California’s water management always has been challenging and complicated. Like much of the state’s infrastructure, above-ground storage is aging, groundwater basins are becoming depleted, wells are going dry, and lands are sinking.
Climate change is further stressing the state’s water supply system by warming temperatures, shrinking snowpack, and creating shorter and more intense storm systems and more frequent droughts and wet years.
Some areas of the state have depended at least partially on reclaimed or reused water, desalination, and restrictions in water use by individuals and industry. We have gone from the days of low-flow toilets and showerheads to iPad-controlled agricultural water delivery systems.
There are problems with each of these practices, ranging from difficulties in sustaining water- use restrictions, to the lack of an effective desalination program to scale plants based on population needs, to the varying costs of each of these efforts.
More than 1,500 local water districts control water use and development, some better funded than others. A system of water entitlement going back generations determines who has the right to the water and therefore the control to set priorities. There is ongoing competition between urban and agricultural uses. All of these hinder the ability to make difficult decisions.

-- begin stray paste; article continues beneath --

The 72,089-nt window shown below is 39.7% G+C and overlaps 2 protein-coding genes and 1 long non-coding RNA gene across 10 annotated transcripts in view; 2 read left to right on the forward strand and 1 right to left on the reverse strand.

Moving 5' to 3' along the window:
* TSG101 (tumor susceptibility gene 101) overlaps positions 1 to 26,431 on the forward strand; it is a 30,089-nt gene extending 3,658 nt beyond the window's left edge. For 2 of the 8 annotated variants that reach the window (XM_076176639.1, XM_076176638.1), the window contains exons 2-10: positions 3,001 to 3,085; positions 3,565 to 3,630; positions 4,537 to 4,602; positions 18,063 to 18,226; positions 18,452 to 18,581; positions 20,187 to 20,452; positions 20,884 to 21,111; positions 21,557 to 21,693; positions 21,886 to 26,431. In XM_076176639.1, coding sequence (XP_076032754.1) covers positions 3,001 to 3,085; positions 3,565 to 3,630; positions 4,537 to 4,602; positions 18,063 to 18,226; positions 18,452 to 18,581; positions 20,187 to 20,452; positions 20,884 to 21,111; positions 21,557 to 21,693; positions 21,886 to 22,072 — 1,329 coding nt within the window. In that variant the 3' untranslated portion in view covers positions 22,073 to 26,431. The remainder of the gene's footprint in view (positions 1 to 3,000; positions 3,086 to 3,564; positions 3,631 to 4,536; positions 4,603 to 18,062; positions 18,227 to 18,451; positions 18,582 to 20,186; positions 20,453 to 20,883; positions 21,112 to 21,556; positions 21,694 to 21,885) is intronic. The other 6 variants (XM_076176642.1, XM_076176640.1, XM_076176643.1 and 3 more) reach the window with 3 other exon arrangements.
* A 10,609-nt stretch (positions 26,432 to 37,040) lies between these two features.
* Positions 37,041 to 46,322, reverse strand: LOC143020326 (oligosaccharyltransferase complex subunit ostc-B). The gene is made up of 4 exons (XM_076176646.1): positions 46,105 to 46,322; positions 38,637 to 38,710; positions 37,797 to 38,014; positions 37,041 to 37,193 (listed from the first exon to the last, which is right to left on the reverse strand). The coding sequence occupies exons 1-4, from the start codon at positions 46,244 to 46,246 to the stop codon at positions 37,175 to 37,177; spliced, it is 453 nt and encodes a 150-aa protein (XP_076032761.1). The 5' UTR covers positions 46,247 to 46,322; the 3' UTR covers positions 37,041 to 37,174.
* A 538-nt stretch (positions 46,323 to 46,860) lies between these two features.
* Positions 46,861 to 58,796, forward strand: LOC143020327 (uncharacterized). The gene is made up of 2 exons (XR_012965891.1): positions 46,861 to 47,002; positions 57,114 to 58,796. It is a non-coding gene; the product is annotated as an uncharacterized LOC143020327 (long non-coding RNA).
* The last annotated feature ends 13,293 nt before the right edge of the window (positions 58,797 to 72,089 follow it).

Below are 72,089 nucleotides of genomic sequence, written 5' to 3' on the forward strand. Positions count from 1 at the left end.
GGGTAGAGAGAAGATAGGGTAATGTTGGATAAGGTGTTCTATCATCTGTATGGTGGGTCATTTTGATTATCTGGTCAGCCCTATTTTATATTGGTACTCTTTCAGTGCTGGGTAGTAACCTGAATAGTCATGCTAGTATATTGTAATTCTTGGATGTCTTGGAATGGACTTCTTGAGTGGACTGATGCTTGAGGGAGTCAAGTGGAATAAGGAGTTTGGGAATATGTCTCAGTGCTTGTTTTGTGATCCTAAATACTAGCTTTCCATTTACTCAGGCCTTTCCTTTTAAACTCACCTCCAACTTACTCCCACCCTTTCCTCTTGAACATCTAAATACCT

For several decades, Californians have approved bond funding to help expand watershed protection, storage systems, and demand-management programs. The state has not provided money to help communities operate better water systems in the Central Valley, where a number of smaller, low-income communities pay for expensive new systems with loans and grants but cannot generate the revenue to operate those systems. The governor and the legislature are considering a small tax on water use to provide funding to those communities.